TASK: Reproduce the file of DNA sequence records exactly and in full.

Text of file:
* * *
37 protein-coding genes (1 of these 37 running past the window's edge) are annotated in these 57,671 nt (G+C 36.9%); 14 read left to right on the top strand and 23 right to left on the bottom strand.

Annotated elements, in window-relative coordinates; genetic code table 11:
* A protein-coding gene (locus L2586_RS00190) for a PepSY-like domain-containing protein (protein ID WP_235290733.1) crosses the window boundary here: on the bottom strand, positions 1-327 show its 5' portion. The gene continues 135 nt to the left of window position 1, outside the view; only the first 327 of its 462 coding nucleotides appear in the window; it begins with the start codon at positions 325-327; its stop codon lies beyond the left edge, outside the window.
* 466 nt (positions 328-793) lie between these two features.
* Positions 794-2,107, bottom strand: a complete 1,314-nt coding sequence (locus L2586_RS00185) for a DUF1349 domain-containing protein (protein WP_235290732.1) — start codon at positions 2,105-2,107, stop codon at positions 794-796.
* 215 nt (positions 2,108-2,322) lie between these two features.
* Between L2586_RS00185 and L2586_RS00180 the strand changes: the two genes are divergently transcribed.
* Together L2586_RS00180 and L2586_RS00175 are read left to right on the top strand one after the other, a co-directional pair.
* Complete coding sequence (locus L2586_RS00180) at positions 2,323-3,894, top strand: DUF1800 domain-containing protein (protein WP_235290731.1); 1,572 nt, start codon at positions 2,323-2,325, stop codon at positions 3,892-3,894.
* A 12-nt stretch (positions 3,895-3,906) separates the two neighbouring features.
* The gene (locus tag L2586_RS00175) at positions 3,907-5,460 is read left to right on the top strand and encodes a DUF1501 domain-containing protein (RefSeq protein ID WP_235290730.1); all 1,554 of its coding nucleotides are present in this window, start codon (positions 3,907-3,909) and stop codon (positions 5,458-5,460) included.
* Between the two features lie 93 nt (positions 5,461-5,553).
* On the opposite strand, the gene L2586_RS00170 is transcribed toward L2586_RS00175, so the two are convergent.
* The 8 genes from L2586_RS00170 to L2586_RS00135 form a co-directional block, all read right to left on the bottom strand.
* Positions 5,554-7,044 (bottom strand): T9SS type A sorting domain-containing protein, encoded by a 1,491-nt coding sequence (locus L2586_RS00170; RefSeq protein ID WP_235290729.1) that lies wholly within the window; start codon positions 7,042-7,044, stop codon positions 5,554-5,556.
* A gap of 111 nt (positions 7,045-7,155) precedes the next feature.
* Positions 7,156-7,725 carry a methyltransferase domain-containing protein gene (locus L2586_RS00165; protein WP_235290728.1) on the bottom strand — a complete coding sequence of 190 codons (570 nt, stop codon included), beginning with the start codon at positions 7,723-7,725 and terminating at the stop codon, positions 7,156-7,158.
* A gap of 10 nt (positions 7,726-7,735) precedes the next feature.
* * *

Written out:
37 protein-coding genes (1 of these 37 running past the window's edge) are annotated in these 57,671 nt (G+C 36.9%); 14 read left to right on the top strand and 23 right to left on the bottom strand.

Annotated elements, in window-relative coordinates; genetic code table 11:
* A protein-coding gene (locus L2586_RS00190) for a PepSY-like domain-containing protein (protein ID WP_235290733.1) crosses the window boundary here: on the bottom strand, positions 1-327 show its 5' portion. The gene continues 135 nt to the left of window position 1, outside the view; only the first 327 of its 462 coding nucleotides appear in the window; it begins with the start codon at positions 325-327; its stop codon lies beyond the left edge, outside the window.
* 466 nt (positions 328-793) lie between these two features.
* Positions 794-2,107, bottom strand: a complete 1,314-nt coding sequence (locus L2586_RS00185) for a DUF1349 domain-containing protein (protein WP_235290732.1) — start codon at positions 2,105-2,107, stop codon at positions 794-796.
* 215 nt (positions 2,108-2,322) lie between these two features.
* Between L2586_RS00185 and L2586_RS00180 the strand changes: the two genes are divergently transcribed.
* Together L2586_RS00180 and L2586_RS00175 are read left to right on the top strand one after the other, a co-directional pair.
* Complete coding sequence (locus L2586_RS00180) at positions 2,323-3,894, top strand: DUF1800 domain-containing protein (protein WP_235290731.1); 1,572 nt, start codon at positions 2,323-2,325, stop codon at positions 3,892-3,894.
* A 12-nt stretch (positions 3,895-3,906) separates the two neighbouring features.
* The gene (locus tag L2586_RS00175) at positions 3,907-5,460 is read left to right on the top strand and encodes a DUF1501 domain-containing protein (RefSeq protein ID WP_235290730.1); all 1,554 of its coding nucleotides are present in this window, start codon (positions 3,907-3,909) and stop codon (positions 5,458-5,460) included.
* Between the two features lie 93 nt (positions 5,461-5,553).
* On the opposite strand, the gene L2586_RS00170 is transcribed toward L2586_RS00175, so the two are convergent.
* The 8 genes from L2586_RS00170 to L2586_RS00135 form a co-directional block, all read right to left on the bottom strand.
* Positions 5,554-7,044 (bottom strand): T9SS type A sorting domain-containing protein, encoded by a 1,491-nt coding sequence (locus L2586_RS00170; RefSeq protein ID WP_235290729.1) that lies wholly within the window; start codon positions 7,042-7,044, stop codon positions 5,554-5,556.
* A gap of 111 nt (positions 7,045-7,155) precedes the next feature.
* Positions 7,156-7,725 carry a methyltransferase domain-containing protein gene (locus L2586_RS00165; protein WP_235290728.1) on the bottom strand — a complete coding sequence of 190 codons (570 nt, stop codon included), beginning with the start codon at positions 7,723-7,725 and terminating at the stop codon, positions 7,156-7,158.
* A gap of 10 nt (positions 7,726-7,735) precedes the next feature.